Economy

ECB's 'two-tier' system for banks is not working, Commerzbank CEO says

Key Points
  • In its September package of easing measures, which included a 10 basis point cut to its main deposit rate and a massive asset purchase program, the ECB introduced a rule which exempts a portion of a bank's deposits, currently six times their mandatory reserves, from the levy.
  • Recent data from Pictet Wealth management showed that the exemption would only result in an annual saving of 3.1 billion euros ($3.4 billion) for the entire euro zone banking system.
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The "two-tier" system introduced by the European Central Bank in September to ease the pressure of low interest rates on banking profits is not working, according to Commerzbank CEO Martin Zielke.

In its September package of easing measures, which included a 10 basis point cut to its main deposit rate and a massive asset purchase program, the ECB introduced a rule which exempts a portion of a bank's deposits, currently six times their mandatory reserves, from the levy.

"Tiering is a step in the right direction, but overall it does not cover the real burden of the overall negative interest rate environment," Zielke told CNBC at the European Banking Congress in Frankfurt on Friday

"So if you ask me whether this is the right way to go, I clearly would say no, we should find different ways."

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Recent data from Pictet Wealth management showed that the exemption would only result in an annual saving of 3.1 billion euros ($3.4 billion) for the entire euro zone banking system.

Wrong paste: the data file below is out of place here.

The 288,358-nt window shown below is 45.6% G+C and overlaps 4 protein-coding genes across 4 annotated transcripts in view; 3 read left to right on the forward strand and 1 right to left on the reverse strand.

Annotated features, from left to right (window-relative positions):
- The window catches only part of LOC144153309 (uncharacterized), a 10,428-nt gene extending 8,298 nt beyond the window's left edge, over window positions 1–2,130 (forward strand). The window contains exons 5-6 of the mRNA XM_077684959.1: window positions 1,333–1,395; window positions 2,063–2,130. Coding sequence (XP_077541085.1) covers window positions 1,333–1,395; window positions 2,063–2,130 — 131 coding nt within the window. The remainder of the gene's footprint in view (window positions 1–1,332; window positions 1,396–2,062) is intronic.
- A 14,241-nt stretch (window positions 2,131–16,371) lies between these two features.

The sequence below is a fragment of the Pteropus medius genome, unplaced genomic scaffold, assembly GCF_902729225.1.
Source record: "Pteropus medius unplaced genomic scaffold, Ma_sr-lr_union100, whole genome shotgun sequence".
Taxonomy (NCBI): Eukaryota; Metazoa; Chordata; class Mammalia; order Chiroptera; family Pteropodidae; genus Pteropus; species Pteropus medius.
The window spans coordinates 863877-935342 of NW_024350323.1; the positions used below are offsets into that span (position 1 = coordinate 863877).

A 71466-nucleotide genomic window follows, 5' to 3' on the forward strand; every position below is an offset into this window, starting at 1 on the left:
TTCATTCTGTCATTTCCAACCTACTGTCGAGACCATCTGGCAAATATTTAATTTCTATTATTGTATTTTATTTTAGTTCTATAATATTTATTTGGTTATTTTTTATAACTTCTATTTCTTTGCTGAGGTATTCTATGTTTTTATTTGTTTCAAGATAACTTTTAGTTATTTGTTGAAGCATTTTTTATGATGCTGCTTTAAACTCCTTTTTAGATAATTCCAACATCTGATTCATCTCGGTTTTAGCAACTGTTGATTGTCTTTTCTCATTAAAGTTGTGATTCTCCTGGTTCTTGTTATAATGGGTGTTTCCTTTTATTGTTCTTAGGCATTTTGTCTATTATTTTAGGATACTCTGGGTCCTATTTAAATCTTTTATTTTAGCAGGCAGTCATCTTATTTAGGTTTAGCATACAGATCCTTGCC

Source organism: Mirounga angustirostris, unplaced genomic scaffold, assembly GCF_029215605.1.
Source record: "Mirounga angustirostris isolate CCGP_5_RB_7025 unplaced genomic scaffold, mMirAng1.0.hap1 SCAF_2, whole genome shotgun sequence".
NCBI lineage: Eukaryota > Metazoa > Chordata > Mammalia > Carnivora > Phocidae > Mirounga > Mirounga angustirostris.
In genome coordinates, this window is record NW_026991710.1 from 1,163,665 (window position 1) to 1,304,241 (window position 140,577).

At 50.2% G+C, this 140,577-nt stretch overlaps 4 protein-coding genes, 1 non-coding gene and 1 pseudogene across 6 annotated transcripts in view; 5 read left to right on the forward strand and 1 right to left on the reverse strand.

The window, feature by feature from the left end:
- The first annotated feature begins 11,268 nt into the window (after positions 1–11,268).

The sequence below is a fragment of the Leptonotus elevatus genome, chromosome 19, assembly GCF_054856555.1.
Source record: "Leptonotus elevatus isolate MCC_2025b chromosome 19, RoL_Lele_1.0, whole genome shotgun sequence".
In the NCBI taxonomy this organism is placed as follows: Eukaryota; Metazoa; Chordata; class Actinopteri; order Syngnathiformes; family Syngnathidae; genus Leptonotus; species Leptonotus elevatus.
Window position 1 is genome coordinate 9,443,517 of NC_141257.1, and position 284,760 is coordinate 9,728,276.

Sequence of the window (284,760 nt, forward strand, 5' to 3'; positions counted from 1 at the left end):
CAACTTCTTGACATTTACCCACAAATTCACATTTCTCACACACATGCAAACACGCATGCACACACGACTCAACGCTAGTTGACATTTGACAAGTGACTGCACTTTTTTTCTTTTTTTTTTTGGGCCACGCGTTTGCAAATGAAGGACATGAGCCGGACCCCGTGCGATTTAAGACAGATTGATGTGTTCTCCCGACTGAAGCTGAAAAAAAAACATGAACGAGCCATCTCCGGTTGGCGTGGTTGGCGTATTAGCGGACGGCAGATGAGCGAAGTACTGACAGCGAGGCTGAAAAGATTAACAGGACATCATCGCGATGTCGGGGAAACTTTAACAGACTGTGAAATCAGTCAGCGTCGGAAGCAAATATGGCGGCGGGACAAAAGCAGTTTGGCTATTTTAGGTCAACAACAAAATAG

On Thursday, Moody's downgraded its outlook for the German banking system to "negative" from "stable" as profitability and overall creditworthiness weaken in the low rate environment.

The ECB has embarked on a sustained period of monetary easing, which has taken its current deposit rate to -0.5%, the lowest on record.

Central banks cut rates primarily to boost money supply in the economy, stoke demand and provide an impetus to growth. However, rising rates are good for banks since they allow them to lend money to investors at a profitable rate of interest.

Negative interest rates, such as in Europe, penalize the banks for holding cash deposits at central banks.

"In the beginning of this central bank policy, I really supported it - that may be surprising - but in the beginning it made a lot of sense to do this," Zielke told CNBC's Annette Weisbach.

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"But over time, the negative side effects of this policy grew and the initial effects of supporting the industry and corporates to invest, it decreased."

Zielke added that as a participant in European markets, he would expect some ideas to be put forward as to how Europe might return to a "more rational and more long-term sustainable" policy.

German banks have struggled to improve their high cost to income ratio, which reached 80% in 2018. Since 2007, Commerzbank has gained around £100 billion ($128.7 billion) or so in its total assets but lost half of its market cap. The lender's shares are down 90% over that period.